Ministers are planning to build just a sixth of the affordable rented homes needed to meet demand, according to a damning assessment of England’s crisis-hit housing market.
Nearly 600 extra low-cost rented homes need to be built every week if demand is to be met, as more low-income families are locked out of owning their own home. However, the government is only planning to deliver an extra 100 a week under current proposals. It means that demand is outstripping new supply by 500 homes a week, according to new analysis by the independent Joseph Rowntree Foundation (JRF) thinktank. It said that this exposed government building plans as “woefully short” of what is required.
Building a new mansion increases the supply of housing buy that one unit that then brings down, infinitessimally to be sure, the price of all other houses as supply increases relative to demand. Do this a few hundred thousand times and we’re getting there.
It’s also true that the mansion gets occupied, meaning one smaller and more affordable house becomes free for occupation. After all, that is how it works. Cheaper housing tends to be the older stuff, no?
Fathers now take more time off work to care for sick children than mothers, a new survey of parents reveals.
Traditionally it was mothers that stepped in to look after their youngsters when they were ill but a change in social and working attitudes has been attributed to a rise in fathers taking on the role.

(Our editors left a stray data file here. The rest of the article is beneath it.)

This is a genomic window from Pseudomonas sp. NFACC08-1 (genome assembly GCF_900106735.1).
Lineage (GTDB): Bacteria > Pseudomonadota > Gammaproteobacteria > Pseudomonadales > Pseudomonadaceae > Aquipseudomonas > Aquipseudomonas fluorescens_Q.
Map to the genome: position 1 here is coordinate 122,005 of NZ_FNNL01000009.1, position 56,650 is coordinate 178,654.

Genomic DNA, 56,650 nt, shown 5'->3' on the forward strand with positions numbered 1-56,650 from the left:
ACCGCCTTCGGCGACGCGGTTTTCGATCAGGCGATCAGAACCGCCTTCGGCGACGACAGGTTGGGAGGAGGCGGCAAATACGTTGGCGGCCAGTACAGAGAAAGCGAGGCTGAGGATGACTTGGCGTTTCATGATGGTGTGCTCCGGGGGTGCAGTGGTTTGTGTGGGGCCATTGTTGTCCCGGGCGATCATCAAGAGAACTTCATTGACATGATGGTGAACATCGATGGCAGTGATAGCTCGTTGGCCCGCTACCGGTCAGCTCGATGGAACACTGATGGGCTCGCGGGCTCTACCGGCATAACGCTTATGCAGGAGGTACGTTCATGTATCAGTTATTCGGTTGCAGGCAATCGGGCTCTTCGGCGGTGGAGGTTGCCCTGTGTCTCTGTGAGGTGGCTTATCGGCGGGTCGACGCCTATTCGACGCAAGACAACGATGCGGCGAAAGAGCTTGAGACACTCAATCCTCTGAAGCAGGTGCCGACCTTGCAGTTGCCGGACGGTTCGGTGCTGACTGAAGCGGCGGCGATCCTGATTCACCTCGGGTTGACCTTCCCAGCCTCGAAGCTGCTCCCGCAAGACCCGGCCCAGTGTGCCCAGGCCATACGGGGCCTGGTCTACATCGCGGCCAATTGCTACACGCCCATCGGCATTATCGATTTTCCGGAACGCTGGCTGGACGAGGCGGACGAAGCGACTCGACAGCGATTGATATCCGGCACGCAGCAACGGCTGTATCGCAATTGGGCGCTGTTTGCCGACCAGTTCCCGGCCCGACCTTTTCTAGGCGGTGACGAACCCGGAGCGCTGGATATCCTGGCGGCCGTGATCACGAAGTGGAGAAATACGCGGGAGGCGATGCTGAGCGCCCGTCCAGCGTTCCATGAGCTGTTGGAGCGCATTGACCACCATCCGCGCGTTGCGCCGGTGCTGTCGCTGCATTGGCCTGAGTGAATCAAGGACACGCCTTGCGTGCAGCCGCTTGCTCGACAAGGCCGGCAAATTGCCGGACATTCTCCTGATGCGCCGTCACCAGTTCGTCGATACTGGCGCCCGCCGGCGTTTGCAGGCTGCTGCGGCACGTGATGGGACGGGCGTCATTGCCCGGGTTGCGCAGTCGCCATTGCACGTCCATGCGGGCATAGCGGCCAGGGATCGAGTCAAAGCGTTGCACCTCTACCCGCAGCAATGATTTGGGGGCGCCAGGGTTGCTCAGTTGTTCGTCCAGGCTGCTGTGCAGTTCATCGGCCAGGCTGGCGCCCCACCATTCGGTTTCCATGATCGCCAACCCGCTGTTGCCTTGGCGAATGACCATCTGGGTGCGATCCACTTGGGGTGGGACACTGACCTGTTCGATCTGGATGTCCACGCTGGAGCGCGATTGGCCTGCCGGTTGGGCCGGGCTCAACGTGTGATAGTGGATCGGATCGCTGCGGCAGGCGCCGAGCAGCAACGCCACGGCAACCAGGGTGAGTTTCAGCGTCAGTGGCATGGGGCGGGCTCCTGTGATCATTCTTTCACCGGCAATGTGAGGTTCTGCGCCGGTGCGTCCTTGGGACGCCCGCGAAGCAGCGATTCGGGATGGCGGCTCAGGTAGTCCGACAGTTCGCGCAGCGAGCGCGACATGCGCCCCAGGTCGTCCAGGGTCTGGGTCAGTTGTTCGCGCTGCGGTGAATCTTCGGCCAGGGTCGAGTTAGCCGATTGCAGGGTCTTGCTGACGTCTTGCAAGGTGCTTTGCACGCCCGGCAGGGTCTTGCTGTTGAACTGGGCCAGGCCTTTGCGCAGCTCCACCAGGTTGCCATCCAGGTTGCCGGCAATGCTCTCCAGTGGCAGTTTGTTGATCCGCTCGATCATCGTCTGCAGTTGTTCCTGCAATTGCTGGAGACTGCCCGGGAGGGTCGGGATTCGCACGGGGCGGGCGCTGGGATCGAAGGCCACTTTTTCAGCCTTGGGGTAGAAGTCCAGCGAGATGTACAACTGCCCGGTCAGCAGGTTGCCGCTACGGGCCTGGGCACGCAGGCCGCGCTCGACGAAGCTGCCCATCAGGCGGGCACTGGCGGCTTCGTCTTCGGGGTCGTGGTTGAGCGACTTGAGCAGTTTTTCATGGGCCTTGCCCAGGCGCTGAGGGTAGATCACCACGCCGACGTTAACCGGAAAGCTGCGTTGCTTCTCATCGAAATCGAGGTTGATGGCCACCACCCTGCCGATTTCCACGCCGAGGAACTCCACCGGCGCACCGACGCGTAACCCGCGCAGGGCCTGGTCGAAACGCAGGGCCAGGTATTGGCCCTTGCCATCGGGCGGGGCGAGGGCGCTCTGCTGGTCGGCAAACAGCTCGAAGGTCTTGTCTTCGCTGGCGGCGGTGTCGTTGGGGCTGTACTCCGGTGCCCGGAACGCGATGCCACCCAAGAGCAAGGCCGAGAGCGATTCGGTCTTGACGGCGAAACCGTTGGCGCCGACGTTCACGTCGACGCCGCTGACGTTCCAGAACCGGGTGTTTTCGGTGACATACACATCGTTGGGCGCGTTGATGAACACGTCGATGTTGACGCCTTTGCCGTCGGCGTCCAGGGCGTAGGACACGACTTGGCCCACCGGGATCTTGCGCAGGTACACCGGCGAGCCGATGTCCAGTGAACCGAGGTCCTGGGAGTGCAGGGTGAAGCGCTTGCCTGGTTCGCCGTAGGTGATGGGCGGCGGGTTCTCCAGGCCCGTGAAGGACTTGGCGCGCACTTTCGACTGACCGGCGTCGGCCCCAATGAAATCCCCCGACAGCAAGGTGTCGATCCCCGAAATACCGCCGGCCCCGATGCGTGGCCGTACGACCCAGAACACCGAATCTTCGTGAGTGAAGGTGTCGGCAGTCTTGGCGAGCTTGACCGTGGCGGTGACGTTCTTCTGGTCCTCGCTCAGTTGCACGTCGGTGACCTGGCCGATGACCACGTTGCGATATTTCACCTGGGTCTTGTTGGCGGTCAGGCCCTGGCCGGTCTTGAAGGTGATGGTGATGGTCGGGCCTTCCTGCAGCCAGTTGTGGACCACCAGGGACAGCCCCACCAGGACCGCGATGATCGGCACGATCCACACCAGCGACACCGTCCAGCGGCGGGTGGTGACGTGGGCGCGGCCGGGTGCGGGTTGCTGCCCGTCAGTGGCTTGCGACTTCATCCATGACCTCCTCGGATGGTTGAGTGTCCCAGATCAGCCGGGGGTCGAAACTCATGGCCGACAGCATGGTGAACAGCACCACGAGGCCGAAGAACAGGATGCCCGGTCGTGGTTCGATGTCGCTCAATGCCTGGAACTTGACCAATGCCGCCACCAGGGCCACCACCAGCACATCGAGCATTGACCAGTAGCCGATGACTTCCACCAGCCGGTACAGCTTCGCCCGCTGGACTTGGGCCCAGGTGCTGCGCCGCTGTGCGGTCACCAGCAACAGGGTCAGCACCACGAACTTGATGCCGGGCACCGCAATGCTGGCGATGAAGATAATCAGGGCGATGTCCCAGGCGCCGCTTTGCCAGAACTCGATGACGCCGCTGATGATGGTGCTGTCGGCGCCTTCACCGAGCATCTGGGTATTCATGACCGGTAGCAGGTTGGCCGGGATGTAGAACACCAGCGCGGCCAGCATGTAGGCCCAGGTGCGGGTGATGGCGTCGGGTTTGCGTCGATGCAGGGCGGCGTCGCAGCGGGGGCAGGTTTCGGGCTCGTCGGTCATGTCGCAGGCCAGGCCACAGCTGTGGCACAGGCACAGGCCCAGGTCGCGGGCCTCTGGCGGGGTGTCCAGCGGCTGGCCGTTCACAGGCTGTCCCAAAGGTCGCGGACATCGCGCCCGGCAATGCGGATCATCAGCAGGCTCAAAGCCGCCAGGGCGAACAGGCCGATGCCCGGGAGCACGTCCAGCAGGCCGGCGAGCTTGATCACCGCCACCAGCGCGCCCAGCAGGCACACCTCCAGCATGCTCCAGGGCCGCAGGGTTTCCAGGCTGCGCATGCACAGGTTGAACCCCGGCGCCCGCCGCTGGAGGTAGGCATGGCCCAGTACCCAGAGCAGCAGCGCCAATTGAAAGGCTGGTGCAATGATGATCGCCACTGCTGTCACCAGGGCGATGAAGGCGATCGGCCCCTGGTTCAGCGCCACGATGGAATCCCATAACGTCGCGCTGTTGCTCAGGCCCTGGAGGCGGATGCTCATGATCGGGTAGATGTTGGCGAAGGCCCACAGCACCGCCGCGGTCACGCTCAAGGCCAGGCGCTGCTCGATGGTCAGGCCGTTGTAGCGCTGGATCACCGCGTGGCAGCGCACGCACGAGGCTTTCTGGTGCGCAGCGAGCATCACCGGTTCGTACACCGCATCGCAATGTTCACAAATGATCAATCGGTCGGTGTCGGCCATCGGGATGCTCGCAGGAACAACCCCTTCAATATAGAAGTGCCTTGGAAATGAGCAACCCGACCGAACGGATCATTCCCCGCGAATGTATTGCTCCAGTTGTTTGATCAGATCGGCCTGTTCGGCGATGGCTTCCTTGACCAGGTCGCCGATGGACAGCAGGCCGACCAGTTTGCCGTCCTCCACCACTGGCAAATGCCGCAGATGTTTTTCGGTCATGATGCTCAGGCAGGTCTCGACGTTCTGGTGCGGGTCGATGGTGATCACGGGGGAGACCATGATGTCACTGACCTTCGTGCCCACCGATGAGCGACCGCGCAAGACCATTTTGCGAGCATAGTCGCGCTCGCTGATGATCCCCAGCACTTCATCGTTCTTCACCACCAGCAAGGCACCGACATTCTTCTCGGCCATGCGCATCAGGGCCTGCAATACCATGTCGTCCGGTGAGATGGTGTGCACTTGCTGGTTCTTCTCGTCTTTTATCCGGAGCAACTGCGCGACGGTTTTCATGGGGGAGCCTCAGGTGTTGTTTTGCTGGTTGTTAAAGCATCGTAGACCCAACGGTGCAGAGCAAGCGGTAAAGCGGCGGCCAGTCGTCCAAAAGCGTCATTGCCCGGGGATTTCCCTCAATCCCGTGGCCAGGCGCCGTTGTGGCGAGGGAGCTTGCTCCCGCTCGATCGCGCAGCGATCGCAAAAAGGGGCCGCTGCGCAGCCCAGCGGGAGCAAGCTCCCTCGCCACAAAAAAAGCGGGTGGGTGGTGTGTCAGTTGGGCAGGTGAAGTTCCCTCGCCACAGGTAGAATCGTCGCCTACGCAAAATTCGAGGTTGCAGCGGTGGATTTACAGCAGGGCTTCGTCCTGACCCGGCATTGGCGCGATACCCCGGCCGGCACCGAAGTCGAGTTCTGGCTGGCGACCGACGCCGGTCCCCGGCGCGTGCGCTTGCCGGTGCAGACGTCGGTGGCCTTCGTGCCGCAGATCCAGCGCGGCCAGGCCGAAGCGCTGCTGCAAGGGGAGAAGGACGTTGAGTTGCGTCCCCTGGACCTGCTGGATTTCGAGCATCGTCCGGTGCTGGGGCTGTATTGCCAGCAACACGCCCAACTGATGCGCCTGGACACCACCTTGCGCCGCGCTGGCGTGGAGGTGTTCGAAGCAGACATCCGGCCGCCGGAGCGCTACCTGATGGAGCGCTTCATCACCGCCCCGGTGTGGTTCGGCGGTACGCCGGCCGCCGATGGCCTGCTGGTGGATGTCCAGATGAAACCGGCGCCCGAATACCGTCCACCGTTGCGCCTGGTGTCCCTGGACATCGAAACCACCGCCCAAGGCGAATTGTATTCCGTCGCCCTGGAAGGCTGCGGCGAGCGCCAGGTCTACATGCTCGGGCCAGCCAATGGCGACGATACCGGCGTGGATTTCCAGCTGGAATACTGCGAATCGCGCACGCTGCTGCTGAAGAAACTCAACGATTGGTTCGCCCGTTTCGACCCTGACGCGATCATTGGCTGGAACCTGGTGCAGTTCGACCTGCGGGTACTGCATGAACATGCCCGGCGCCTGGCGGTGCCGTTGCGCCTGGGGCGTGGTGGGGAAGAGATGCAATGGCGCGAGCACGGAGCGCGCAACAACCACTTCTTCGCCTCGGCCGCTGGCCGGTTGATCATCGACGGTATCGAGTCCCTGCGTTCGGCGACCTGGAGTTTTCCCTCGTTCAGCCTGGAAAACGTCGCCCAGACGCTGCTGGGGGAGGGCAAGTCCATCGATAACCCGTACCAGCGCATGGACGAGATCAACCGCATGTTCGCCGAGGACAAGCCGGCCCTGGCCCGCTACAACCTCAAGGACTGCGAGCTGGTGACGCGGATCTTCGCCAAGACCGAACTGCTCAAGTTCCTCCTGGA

A study by health app firm Evergreen Life revealed that a higher percentage of men are now taking time off work to care for their children.
This will be used to show there should be no gender pay gap because fathers more than mothers etc. Missing that mothers tend (as always, tend, this is about averages) to organise life so that time off isn’t needed for the little germ factories that is a nest of young ‘uns.
Ken Livingstone, John McDonnell and Jeremy Corbyn were part of a group of at least 15 senior Labour figures who shared information with Eastern bloc agents, it is claimed.
Jan Sarkocy, a former Czechoslovak spy, described the MPs as “great sources” to himself or his colleagues in the KGB.
The new claims come after he said on Friday that the Labour leader had shared information with the Communist Czechoslovak regime.
My own opinion – based upon no evidence other than just this is what I think they would have done – is that they were over the line. That line between “Here’s a newspaper article” and into “I desire that the system be smashed, here’s some good info.”
But it does depend upon where you draw the line. A generous drawing of it, a too generous one, would have me myself as an agent of the Americans, Brits, Russians and N Koreans all at the same time. That there were some really taking Moscow Gold is known fact. That all were not so. Most I would think would fall under the Tony Benn exception. Regarded by the Soviets as too dippy to be reliable.
Henry Bolton has been ousted as Ukip leader after members voted overwhelmingly to back a vote of no confidence in him.
The motion, which was issued against him by the party’s national executive last month, was backed by activists 867 votes to 500 at an extraordinary general meeting.
But in an act of defiance, Mr Bolton suggested that he could pursue legal action against individuals in the party over his treatment, having made similar threats to senior party figures on Friday evening.
Quite why an unemployed man would sue over an unpaid job is a little beyond me.
As to the party itself, my party. No, think it’s over. Sad, but there it is. Having won the cats in a sack tendency is just too strong.